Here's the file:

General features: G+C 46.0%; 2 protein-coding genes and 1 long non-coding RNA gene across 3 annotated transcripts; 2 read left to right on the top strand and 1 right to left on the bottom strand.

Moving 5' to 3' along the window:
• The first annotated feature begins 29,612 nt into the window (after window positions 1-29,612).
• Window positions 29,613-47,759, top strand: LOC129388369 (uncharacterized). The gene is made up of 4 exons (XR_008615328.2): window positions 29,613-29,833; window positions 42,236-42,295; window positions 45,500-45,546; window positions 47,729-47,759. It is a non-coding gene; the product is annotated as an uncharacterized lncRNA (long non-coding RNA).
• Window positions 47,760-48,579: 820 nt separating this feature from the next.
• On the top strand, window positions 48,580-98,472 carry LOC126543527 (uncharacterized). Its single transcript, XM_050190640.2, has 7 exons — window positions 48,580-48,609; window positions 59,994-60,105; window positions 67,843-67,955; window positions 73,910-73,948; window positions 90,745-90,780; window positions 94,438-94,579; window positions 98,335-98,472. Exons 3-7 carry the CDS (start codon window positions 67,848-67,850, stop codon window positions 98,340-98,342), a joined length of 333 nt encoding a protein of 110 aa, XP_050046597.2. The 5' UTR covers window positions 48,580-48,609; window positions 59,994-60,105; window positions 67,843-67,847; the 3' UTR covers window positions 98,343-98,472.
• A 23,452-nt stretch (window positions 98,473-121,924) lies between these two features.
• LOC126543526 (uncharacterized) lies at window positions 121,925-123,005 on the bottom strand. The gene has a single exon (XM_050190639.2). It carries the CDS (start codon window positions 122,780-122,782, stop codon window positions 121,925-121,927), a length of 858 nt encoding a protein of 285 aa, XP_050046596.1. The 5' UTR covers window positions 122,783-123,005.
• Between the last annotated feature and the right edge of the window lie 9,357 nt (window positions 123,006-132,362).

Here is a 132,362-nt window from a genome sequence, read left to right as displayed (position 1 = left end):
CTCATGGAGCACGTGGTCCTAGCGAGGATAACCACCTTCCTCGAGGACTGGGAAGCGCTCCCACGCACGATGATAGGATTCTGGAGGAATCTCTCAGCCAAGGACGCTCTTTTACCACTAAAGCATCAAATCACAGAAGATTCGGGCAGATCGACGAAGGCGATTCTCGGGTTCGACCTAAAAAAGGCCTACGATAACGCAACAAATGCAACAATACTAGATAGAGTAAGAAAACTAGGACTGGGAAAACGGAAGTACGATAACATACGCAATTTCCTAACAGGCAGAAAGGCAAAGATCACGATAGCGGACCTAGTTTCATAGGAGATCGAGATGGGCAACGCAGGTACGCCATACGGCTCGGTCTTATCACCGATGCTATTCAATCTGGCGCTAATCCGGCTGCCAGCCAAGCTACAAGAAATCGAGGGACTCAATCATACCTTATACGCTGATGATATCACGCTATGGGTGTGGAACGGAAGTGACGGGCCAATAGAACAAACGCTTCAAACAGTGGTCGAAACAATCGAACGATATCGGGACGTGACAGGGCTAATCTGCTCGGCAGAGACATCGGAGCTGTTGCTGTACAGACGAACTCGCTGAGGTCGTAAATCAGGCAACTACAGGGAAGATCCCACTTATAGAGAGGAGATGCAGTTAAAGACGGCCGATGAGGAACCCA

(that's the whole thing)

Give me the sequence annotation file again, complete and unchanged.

General features: G+C 46.0%; 2 protein-coding genes and 1 long non-coding RNA gene across 3 annotated transcripts; 2 read left to right on the top strand and 1 right to left on the bottom strand.

Moving 5' to 3' along the window:
• The first annotated feature begins 29,612 nt into the window (after window positions 1-29,612).
• Window positions 29,613-47,759, top strand: LOC129388369 (uncharacterized). The gene is made up of 4 exons (XR_008615328.2): window positions 29,613-29,833; window positions 42,236-42,295; window positions 45,500-45,546; window positions 47,729-47,759. It is a non-coding gene; the product is annotated as an uncharacterized lncRNA (long non-coding RNA).
• Window positions 47,760-48,579: 820 nt separating this feature from the next.
• On the top strand, window positions 48,580-98,472 carry LOC126543527 (uncharacterized). Its single transcript, XM_050190640.2, has 7 exons — window positions 48,580-48,609; window positions 59,994-60,105; window positions 67,843-67,955; window positions 73,910-73,948; window positions 90,745-90,780; window positions 94,438-94,579; window positions 98,335-98,472. Exons 3-7 carry the CDS (start codon window positions 67,848-67,850, stop codon window positions 98,340-98,342), a joined length of 333 nt encoding a protein of 110 aa, XP_050046597.2. The 5' UTR covers window positions 48,580-48,609; window positions 59,994-60,105; window positions 67,843-67,847; the 3' UTR covers window positions 98,343-98,472.
• A 23,452-nt stretch (window positions 98,473-121,924) lies between these two features.
• LOC126543526 (uncharacterized) lies at window positions 121,925-123,005 on the bottom strand. The gene has a single exon (XM_050190639.2). It carries the CDS (start codon window positions 122,780-122,782, stop codon window positions 121,925-121,927), a length of 858 nt encoding a protein of 285 aa, XP_050046596.1. The 5' UTR covers window positions 122,783-123,005.
• Between the last annotated feature and the right edge of the window lie 9,357 nt (window positions 123,006-132,362).

Here is a 132,362-nt window from a genome sequence, read left to right as displayed (position 1 = left end):
CTCATGGAGCACGTGGTCCTAGCGAGGATAACCACCTTCCTCGAGGACTGGGAAGCGCTCCCACGCACGATGATAGGATTCTGGAGGAATCTCTCAGCCAAGGACGCTCTTTTACCACTAAAGCATCAAATCACAGAAGATTCGGGCAGATCGACGAAGGCGATTCTCGGGTTCGACCTAAAAAAGGCCTACGATAACGCAACAAATGCAACAATACTAGATAGAGTAAGAAAACTAGGACTGGGAAAACGGAAGTACGATAACATACGCAATTTCCTAACAGGCAGAAAGGCAAAGATCACGATAGCGGACCTAGTTTCATAGGAGATCGAGATGGGCAACGCAGGTACGCCATACGGCTCGGTCTTATCACCGATGCTATTCAATCTGGCGCTAATCCGGCTGCCAGCCAAGCTACAAGAAATCGAGGGACTCAATCATACCTTATACGCTGATGATATCACGCTATGGGTGTGGAACGGAAGTGACGGGCCAATAGAACAAACGCTTCAAACAGTGGTCGAAACAATCGAACGATATCGGGACGTGACAGGGCTAATCTGCTCGGCAGAGACATCGGAGCTGTTGCTGTACAGACGAACTCGCTGAGGTCGTAAATCAGGCAACTACAGGGAAGATCCCACTTATAGAGAGGAGATGCAGTTAAAGACGGCCGATGAGGAACCCA